These spacers will be used for the Camera Arch- they need to be just a little wider than the narrow end of your Camera Arch Support where the Camera Arch will mount. I used a piece of plywood and a piece of a 2x4, with the plywood about 7" long to give it as much contact surface as I could.

I scribed a line on what would be the inside of each piece of my Camera Arch at 23/32" to line the bottom plywood up to. This lets the sides of the Camera Arch sit over the Camera Arch Mount (which is 3/4" thick) and have just a tiny bit of clearance without hanging below the mount. The top spacer isn't as crucial and should just be above the slot in the Camera Arch.

I glued, finish nailed and then screwed these together. You could get away with nailing, gluing and nailing or stapling or just screwing them- I just wanted super sturdy since my DSLR may be mounted on this and it's one of those items I can't afford to buy a second time!

Test fit the Camera Arch on the Arch Mount- I cut my spacers the same width as the Mount and then did a little sanding on my Arch Mount to make sure that the Camera Arch fit snugly but an extra 1/16" added to the spacer width wouldn't have hurt anything.

Once I was happy with how the Arch and Mount fit together, I clamped them together and drilled two holes through both pieces. To fasten them together I put a couple of Tee nuts in the Camera Arch Mount holes. I cut two too long bolts down and welded a wing nut on each piece to make a wing bolt (I didn't have any wing bolts- there's certainly no need to make them if you already have some). The allthread or bolts just need to be as long as the thickness of the two boards being sandwiched together plus a tiny bit to weld to if you're making your own. In my case it was 1-1/2" with the two pieces of 3/4" material.

You don't have to use wing bolts- you could certainly use hex heads or something else- but I wanted tool free assembly.

Step 8: Camera Mount

For the camera mount I held my camera in place and got a measurement of about how long the mount would need to be, going from a little bit forward of the tripod mount on the bottom of the camera (enough to help support the camera body but not interfere with the lens) and far enough back to almost come all the way back to the Camera Arch. The piece will need to be that length, and just shy of the width of your Camera Arch spacers since this piece will need to ride in between the uprights of the Camera Arch.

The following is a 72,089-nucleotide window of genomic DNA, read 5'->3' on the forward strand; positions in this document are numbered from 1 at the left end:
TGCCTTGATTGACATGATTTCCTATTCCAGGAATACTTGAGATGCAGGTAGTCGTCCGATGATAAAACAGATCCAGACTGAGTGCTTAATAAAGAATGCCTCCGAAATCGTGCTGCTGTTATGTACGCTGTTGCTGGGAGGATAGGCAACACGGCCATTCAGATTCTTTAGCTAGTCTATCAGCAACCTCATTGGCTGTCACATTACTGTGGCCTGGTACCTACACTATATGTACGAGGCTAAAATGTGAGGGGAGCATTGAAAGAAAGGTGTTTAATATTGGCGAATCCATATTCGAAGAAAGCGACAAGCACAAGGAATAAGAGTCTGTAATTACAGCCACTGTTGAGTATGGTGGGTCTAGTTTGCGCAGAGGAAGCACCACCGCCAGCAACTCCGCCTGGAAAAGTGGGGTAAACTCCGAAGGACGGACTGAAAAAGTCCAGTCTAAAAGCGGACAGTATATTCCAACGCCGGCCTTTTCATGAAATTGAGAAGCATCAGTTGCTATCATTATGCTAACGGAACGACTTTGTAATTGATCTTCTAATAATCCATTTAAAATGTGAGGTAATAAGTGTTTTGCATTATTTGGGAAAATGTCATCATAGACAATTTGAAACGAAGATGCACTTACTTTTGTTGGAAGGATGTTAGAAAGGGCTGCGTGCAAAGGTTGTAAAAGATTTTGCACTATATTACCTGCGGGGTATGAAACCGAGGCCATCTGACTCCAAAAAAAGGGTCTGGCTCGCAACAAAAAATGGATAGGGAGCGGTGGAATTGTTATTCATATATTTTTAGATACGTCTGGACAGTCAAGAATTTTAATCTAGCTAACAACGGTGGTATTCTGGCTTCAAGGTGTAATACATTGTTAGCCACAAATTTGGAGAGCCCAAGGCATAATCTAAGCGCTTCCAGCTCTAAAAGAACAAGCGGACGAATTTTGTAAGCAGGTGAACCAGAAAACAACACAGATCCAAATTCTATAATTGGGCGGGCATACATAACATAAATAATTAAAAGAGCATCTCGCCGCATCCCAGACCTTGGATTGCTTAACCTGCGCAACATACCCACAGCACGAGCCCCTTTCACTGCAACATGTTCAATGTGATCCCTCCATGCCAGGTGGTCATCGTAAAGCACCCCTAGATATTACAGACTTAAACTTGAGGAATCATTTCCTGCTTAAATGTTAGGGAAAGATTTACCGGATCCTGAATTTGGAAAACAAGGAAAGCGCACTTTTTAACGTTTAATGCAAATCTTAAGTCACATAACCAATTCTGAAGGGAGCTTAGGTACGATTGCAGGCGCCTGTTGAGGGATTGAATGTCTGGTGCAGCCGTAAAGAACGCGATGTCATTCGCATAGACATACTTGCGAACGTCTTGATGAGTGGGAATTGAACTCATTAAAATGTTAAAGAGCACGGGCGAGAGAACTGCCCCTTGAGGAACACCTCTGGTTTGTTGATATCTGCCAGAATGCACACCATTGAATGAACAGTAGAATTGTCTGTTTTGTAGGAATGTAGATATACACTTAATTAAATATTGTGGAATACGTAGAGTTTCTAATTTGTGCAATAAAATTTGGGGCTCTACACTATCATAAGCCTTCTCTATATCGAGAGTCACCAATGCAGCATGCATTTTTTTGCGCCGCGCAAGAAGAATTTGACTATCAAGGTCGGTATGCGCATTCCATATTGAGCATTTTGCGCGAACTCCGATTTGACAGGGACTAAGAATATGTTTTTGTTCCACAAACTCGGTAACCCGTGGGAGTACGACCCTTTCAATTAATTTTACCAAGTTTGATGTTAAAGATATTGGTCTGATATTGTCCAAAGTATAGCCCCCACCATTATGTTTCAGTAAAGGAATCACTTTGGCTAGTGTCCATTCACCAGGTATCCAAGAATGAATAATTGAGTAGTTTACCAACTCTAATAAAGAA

I had a piece of 5/16" allthread to use for my thru bolt to ride in the Camera Arch slot, so I marked where the slot would be on the mount and drilled a clearance hole through the Camera Mount. It had to be drilled from both sides because my bit wasn't long enough for one pass, so a drill press is very handy (but not absolutely necessary).

With that hole drilled, I held the mount in place, put the allthread through the mount and the slot and held up the camera on the mount to locate where to drill the tripod mount hole. I got my measurement and drilled a clearance hole for the 1/4-20 camera bolt. I had some 1/4-20 allthread and again welded a wing nut on to make a wing bolt. To measure the allthread i screwed it in to the camera body, put the body on the mount the best I could with the allthread in it, backed the allthread out about a 1/2 turn and measured to the bottom of the mount, marking it with tape to cut against. Backing off the 1/2 turn before you measure the length gives you clearance for the bolt to go into the camera and get a snug fit. Otherwise it may bottom out too soon and not tighten down. If you run in to that you can always grind down the end of the bolt.

To make life easier (and I haven't done it yet) it may very well be worth putting a 1/4-20 Tee nut in the camera mount so that the wing bolt acts like a captured screw and doesn't fall out every time you go to mount your camera. That'd be one less thing.

To see how I made the mount for a cell phone, you can see the companion Instructable here: Cell Phone Mount

Step 9: Camera Mount Guide

I added a block under the camera mount to add to the guidance of it as it moves in the slot made from a 2x4 and a couple of wooden dowel pins.

1. Cut a piece of wood the same length or slightly smaller than the width of your camera mount.

2. Drill a hole in each end sized for your dowel pin/ dowel/ etc for your guide

3. Attach the Camera Mount Guide to the Camera Mount, with the holes in the ends lined up with the hole for the thru bolt that rides in the Camera Arch slot.

4. With the Camera Mount attached to the slot, push in the guide pins. I adjusted the depth of my holes so that the pins would not stick out beyond the Arch.

Step 10: Now It's All About the Base

Finally! Time for the foundation of the whole ordeal. You can make your base round or square or hexagonal or whatever- it just has to be large enough to support your Object Platform and the whirling, twirling Camera Arch, so I recommend bigger than smaller. I made mine small-ish, with the knowledge that I may need to make removable outriggers in the future, but if not than I have spared a permanently huge footprint for this niche device.